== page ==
* Turkish lira hits seventh consecutive record
* Chinese equities lower the MSCI EM index
* Inflation of Czech producers over 28 years old
By Ambar Warrick
Oct. 18 (Reuters) – Emerging market stocks and currencies fell on Monday as data showing slower-than-expected Chinese economic growth rocked sentiment, while investors also worried about rising inflation driving up interest rates in the developed world.
The MSCI Emerging Market Currency (EM) Index fell 0.1% as yields on the US Treasury and the dollar rose, making risk-oriented assets less attractive.
Recent gains in oil prices in hopes of a recovery in demand have fueled inflation fears.
In Europe, the Middle East and Africa (EMEA), the South African rand and the Russian ruble lost 0.6% and 0.5%, respectively, while the Turkish lira hit a record high for a seventh consecutive session, at 9.2932 per dollar.
The MSCI Emerging Markets Stock Index fell 0.3%, with Hong Kong and China stocks weighing the most after data showed the mainland economy hit its slowest growth rate in one year in the third trimester.
China is a major business destination for emerging markets, which is why an energy crisis in the country, coupled with an emerging debt crisis in its real estate sector, has taken a toll on morale in recent weeks.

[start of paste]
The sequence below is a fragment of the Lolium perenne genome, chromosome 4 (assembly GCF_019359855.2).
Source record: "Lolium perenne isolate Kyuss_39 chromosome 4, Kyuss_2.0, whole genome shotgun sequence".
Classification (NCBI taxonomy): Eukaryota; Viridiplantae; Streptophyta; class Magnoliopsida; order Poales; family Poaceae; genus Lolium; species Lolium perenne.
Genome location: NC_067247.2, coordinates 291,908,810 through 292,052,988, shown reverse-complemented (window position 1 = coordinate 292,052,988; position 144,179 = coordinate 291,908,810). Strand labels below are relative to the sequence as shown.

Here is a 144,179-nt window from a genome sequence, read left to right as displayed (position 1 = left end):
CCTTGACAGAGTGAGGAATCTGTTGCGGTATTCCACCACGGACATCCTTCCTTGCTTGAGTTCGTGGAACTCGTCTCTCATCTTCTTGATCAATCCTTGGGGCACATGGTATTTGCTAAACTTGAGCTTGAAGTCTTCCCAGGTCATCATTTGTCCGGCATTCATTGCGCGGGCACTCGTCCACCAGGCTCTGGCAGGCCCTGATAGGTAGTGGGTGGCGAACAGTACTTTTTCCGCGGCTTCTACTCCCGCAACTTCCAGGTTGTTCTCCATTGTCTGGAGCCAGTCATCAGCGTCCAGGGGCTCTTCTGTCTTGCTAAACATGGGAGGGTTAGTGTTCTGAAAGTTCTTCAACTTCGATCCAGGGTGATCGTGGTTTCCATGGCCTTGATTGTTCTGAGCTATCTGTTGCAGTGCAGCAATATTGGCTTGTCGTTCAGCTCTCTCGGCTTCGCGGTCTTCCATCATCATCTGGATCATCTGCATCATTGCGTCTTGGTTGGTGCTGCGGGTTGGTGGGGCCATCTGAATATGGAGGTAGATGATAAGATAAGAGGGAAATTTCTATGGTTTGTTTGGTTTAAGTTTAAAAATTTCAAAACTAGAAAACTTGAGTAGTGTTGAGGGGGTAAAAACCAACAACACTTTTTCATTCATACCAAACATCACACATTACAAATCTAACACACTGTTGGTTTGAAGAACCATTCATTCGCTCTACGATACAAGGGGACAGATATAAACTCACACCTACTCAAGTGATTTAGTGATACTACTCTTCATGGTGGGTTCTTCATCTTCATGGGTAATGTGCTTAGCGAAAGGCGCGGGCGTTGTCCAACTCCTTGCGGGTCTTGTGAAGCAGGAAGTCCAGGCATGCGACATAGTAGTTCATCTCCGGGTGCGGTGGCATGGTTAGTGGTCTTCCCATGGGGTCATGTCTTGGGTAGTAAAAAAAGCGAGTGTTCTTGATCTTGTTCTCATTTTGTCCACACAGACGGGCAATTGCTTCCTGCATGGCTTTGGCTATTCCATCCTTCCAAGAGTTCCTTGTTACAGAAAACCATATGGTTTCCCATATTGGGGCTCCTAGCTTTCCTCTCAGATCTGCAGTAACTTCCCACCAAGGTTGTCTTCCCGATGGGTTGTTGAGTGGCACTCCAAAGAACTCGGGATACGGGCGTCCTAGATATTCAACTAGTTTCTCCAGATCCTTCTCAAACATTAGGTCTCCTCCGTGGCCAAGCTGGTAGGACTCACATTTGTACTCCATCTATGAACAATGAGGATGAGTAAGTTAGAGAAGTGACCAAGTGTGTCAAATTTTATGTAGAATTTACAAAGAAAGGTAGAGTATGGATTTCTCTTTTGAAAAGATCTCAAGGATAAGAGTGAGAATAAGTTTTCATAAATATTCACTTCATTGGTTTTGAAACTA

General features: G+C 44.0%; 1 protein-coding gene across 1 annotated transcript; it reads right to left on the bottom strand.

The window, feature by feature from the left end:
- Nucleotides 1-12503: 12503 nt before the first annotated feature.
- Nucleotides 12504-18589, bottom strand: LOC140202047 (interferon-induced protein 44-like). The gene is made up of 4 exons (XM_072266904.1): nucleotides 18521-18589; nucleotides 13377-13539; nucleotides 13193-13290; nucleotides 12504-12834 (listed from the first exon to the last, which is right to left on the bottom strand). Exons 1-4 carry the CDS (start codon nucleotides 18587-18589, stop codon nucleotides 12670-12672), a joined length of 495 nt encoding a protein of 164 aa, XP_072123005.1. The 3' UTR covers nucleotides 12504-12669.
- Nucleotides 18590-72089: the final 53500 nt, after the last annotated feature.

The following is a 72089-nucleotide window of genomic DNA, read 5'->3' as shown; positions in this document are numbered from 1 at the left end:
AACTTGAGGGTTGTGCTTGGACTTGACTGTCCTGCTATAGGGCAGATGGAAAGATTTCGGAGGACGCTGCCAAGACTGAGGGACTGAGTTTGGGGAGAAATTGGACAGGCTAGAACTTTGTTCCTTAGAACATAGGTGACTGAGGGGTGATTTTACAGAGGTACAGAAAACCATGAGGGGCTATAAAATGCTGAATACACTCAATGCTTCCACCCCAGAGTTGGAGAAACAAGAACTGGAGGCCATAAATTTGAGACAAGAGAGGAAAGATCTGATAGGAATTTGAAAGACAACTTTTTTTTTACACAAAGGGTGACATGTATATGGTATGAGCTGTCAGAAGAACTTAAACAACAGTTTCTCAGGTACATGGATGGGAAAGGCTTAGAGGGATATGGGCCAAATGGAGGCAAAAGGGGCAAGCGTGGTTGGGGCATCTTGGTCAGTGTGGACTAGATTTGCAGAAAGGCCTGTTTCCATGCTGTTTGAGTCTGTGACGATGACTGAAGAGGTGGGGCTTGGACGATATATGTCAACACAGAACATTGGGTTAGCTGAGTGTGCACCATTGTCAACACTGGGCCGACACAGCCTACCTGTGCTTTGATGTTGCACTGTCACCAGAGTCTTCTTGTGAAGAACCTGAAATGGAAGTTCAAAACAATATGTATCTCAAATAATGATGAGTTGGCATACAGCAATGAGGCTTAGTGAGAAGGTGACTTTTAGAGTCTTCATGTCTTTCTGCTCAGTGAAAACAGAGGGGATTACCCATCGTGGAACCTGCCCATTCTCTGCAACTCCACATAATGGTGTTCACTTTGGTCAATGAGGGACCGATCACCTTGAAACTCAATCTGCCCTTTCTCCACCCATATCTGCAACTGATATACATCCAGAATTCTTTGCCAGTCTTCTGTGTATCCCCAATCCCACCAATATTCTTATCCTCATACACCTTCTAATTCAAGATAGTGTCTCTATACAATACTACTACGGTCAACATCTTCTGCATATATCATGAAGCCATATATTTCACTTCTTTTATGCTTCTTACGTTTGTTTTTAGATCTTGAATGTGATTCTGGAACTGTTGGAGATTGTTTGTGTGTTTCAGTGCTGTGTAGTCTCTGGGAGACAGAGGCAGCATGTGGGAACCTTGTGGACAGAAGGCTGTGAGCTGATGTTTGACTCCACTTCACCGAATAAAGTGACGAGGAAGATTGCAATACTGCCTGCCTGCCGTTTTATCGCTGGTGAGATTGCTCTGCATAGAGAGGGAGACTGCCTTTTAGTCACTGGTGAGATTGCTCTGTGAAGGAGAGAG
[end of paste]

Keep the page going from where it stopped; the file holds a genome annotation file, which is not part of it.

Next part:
Most stock indexes in the EMEA region also fell, with Russian stocks 0.8% below recent highs.
“There are two main downside risks to China’s economic growth … One is a more pronounced deceleration in real estate investment and the other is disruption due to the power shortage,” wrote the Credit Suisse analysts in a note.
âThe effects of both are almost surely reflected in the third quarter numbers,â they said, adding that the impact of the two shocks on annual GDP would be âmodestâ.
Chinese real estate stocks fell 2.6% as market expectations of a lower reserve requirement ratio faded and fears of a new property tax increased.
But real estate bonds seemed to be doing better after a major rout last week.
In Turkey, the pound has not seen a respite after falling for more than a week after data showed rising inflation and President Tayyip Erdogan sacked three central bank policymakers over differences of opinion.
Investors are now worried about a possible interest rate cut this week, despite surging inflation.
In central Europe, the Czech koruna fell 0.2% against the euro after data showed Czech industrial producer prices jumped to their highest pace since 1993 in September.
The Czech central bank, along with most of its regional peers, is expected to continue raising interest rates in the near future, to counter spike in inflation.
For the CHART on the performance of emerging markets forex in 2021, see http://tmsnrt.rs/2egbfVh For the CHART on the performance of the MSCI emerging index in 2021, see https://tmsnrt.rs/2OusNdX
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For the report on the RUSSIAN market, see
(Reporting by Ambar Warrick; Editing by Subhranshu Sahu)